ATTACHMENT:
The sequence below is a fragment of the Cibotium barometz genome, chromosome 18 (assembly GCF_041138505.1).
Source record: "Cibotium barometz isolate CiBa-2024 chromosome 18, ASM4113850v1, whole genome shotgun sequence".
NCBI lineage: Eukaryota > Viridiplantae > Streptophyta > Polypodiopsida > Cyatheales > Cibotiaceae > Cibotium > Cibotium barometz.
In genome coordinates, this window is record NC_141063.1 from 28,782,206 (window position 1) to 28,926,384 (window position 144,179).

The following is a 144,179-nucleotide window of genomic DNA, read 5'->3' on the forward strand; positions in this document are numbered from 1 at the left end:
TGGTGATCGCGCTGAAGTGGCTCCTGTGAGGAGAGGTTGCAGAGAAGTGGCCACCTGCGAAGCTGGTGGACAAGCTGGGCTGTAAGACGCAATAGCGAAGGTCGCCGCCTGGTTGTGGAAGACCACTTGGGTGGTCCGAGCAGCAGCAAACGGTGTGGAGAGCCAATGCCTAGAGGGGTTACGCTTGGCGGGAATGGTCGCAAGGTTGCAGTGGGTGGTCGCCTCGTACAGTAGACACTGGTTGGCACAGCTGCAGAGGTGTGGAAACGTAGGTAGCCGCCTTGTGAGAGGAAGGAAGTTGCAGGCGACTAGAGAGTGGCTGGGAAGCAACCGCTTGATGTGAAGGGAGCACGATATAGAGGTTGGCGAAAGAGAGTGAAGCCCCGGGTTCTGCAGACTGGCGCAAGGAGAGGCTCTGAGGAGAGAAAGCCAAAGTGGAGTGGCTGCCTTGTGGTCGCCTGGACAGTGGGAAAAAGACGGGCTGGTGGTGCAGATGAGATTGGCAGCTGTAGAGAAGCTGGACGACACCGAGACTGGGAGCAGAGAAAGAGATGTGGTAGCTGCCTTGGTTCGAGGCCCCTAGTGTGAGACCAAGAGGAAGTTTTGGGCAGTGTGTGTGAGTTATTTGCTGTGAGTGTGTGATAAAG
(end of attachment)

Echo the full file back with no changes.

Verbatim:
The sequence below is a fragment of the Cibotium barometz genome, chromosome 18 (assembly GCF_041138505.1).
Source record: "Cibotium barometz isolate CiBa-2024 chromosome 18, ASM4113850v1, whole genome shotgun sequence".
NCBI lineage: Eukaryota > Viridiplantae > Streptophyta > Polypodiopsida > Cyatheales > Cibotiaceae > Cibotium > Cibotium barometz.
In genome coordinates, this window is record NC_141063.1 from 28,782,206 (window position 1) to 28,926,384 (window position 144,179).

The following is a 144,179-nucleotide window of genomic DNA, read 5'->3' on the forward strand; positions in this document are numbered from 1 at the left end:
TGGTGATCGCGCTGAAGTGGCTCCTGTGAGGAGAGGTTGCAGAGAAGTGGCCACCTGCGAAGCTGGTGGACAAGCTGGGCTGTAAGACGCAATAGCGAAGGTCGCCGCCTGGTTGTGGAAGACCACTTGGGTGGTCCGAGCAGCAGCAAACGGTGTGGAGAGCCAATGCCTAGAGGGGTTACGCTTGGCGGGAATGGTCGCAAGGTTGCAGTGGGTGGTCGCCTCGTACAGTAGACACTGGTTGGCACAGCTGCAGAGGTGTGGAAACGTAGGTAGCCGCCTTGTGAGAGGAAGGAAGTTGCAGGCGACTAGAGAGTGGCTGGGAAGCAACCGCTTGATGTGAAGGGAGCACGATATAGAGGTTGGCGAAAGAGAGTGAAGCCCCGGGTTCTGCAGACTGGCGCAAGGAGAGGCTCTGAGGAGAGAAAGCCAAAGTGGAGTGGCTGCCTTGTGGTCGCCTGGACAGTGGGAAAAAGACGGGCTGGTGGTGCAGATGAGATTGGCAGCTGTAGAGAAGCTGGACGACACCGAGACTGGGAGCAGAGAAAGAGATGTGGTAGCTGCCTTGGTTCGAGGCCCCTAGTGTGAGACCAAGAGGAAGTTTTGGGCAGTGTGTGTGAGTTATTTGCTGTGAGTGTGTGATAAAG